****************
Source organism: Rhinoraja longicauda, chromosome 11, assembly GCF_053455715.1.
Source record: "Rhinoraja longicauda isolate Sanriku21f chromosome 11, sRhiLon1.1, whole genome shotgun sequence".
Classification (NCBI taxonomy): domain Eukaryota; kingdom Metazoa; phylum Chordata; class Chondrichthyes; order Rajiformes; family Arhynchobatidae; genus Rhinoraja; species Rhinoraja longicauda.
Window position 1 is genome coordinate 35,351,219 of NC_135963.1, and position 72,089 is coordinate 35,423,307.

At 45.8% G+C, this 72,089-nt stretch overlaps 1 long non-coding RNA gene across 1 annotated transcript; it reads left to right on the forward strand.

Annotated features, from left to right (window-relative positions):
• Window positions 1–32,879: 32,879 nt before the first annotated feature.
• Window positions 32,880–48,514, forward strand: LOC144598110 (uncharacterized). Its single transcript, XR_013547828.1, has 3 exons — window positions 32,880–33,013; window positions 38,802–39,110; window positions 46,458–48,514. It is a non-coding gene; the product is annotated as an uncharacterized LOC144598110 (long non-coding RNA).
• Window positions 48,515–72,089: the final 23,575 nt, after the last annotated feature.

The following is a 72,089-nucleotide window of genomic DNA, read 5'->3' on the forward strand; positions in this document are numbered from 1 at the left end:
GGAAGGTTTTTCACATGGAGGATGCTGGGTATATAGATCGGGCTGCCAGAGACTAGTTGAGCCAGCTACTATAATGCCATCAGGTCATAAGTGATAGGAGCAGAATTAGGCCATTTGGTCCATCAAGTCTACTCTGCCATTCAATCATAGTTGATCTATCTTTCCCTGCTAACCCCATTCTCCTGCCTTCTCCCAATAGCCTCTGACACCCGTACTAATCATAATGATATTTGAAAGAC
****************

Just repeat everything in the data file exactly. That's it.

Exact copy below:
Source organism: Rhinoraja longicauda, chromosome 11, assembly GCF_053455715.1.
Source record: "Rhinoraja longicauda isolate Sanriku21f chromosome 11, sRhiLon1.1, whole genome shotgun sequence".
Classification (NCBI taxonomy): domain Eukaryota; kingdom Metazoa; phylum Chordata; class Chondrichthyes; order Rajiformes; family Arhynchobatidae; genus Rhinoraja; species Rhinoraja longicauda.
Window position 1 is genome coordinate 35,351,219 of NC_135963.1, and position 72,089 is coordinate 35,423,307.

At 45.8% G+C, this 72,089-nt stretch overlaps 1 long non-coding RNA gene across 1 annotated transcript; it reads left to right on the forward strand.

Annotated features, from left to right (window-relative positions):
• Window positions 1–32,879: 32,879 nt before the first annotated feature.
• Window positions 32,880–48,514, forward strand: LOC144598110 (uncharacterized). Its single transcript, XR_013547828.1, has 3 exons — window positions 32,880–33,013; window positions 38,802–39,110; window positions 46,458–48,514. It is a non-coding gene; the product is annotated as an uncharacterized LOC144598110 (long non-coding RNA).
• Window positions 48,515–72,089: the final 23,575 nt, after the last annotated feature.

The following is a 72,089-nucleotide window of genomic DNA, read 5'->3' on the forward strand; positions in this document are numbered from 1 at the left end:
GGAAGGTTTTTCACATGGAGGATGCTGGGTATATAGATCGGGCTGCCAGAGACTAGTTGAGCCAGCTACTATAATGCCATCAGGTCATAAGTGATAGGAGCAGAATTAGGCCATTTGGTCCATCAAGTCTACTCTGCCATTCAATCATAGTTGATCTATCTTTCCCTGCTAACCCCATTCTCCTGCCTTCTCCCAATAGCCTCTGACACCCGTACTAATCATAATGATATTTGAAAGAC